Financial Modeling Process

Process of Creating a Financial Modeling

The process of creating financial modeling is a step by step approach that starts with populating the historical financial data in an excel sheet, performing financial analysis, making assumptions and forecasting and finally assessing risk by performing sensitivity analysis and stress testing. We have broadly divided this process in 7 steps –

  1. The entry of Historical Financial Data
  2. Analysis of Historical Performance
  3. Gathering of Assumptions for Forecasting
  4. Forecast the Three Statement Model
  5. Future Business Risk Assessment
  6. Performance of Sensitivity AnalysisSensitivity AnalysisSensitivity analysis is a type of analysis that is based on what-if analysis, which examines how independent factors influence the dependent aspect and predicts the outcome when an analysis is performed under certain conditions.read more
  7. Stress Testing of the Forecast
Financial Modeling Process

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Source: Financial Modeling Process (wallstreetmojo.com)

#1 – Entry of Historical Financial Data

The start of any financial model happens with the entry of the historical financial statements. Generally, analysts prefer latest 3 to 5 years of historical data as it provides a fair bit of insight about the company’s business trend in the recent past. The analyst then inputs the historical information into an excel spreadsheet, which marks the start of financial modeling. The analyst should be cautious while capturing the historical data from the three financial statementsFinancial StatementsFinancial statements are written reports prepared by a company's management to present the company's financial affairs over a given period (quarter, six monthly or yearly). These statements, which include the Balance Sheet, Income Statement, Cash Flows, and Shareholders Equity Statement, must be prepared in accordance with prescribed and standardized accounting standards to ensure uniformity in reporting at all levels.read more and the corresponding schedules. Any mistake in this step can potentially deteriorate the quality of the end model.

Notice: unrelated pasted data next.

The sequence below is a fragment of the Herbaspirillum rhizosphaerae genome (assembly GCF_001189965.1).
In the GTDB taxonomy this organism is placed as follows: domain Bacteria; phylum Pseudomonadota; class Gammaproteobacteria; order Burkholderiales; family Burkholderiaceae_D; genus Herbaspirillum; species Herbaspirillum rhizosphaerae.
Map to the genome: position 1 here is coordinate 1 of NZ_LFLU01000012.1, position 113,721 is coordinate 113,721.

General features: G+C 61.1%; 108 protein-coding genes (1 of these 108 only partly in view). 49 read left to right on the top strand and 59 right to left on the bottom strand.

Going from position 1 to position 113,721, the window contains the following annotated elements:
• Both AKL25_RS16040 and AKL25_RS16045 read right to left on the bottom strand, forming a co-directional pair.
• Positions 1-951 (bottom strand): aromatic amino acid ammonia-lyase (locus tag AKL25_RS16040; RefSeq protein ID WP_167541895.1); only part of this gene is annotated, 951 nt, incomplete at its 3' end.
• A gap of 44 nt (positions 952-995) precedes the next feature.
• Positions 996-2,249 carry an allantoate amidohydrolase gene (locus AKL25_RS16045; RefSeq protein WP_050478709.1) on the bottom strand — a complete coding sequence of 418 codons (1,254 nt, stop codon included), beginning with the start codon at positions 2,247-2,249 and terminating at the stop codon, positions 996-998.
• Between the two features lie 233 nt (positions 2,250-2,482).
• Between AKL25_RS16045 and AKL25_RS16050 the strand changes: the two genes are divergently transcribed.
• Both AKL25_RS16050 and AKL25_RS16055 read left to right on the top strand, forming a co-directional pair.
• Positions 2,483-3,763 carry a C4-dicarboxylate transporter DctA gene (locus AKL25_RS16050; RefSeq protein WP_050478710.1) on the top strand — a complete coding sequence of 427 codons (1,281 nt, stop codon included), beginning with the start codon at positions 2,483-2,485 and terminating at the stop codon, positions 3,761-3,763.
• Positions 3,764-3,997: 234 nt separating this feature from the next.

#2 – Analysis of Historical Performance

In this step, the analyst is required to apply all his/ her knowledge of accounting and finance. Each line items of the historical income statementIncome StatementThe income statement is one of the company's financial reports that summarizes all of the company's revenues and expenses over time in order to determine the company's profit or loss and measure its business activity over time based on user requirements.read more, balance sheetBalance SheetA balance sheet is one of the financial statements of a company that presents the shareholders' equity, liabilities, and assets of the company at a specific point in time. It is based on the accounting equation that states that the sum of the total liabilities and the owner's capital equals the total assets of the company.read more and cash flow statementCash Flow StatementStatement of Cash flow is a statement in financial accounting which reports the details about the cash generated and the cash outflow of the company during a particular accounting period under consideration from the different activities i.e., operating activities, investing activities and financing activities.read more should be analysed to draw meaningful insights and identify any trend. For instance, growing revenue, declining profitabilityProfitabilityProfitability refers to a company's ability to generate revenue and maximize profit above its expenditure and operational costs. It is measured using specific ratios such as gross profit margin, EBITDA, and net profit margin. It aids investors in analyzing the company's performance.read more, deteriorating capital structure etc.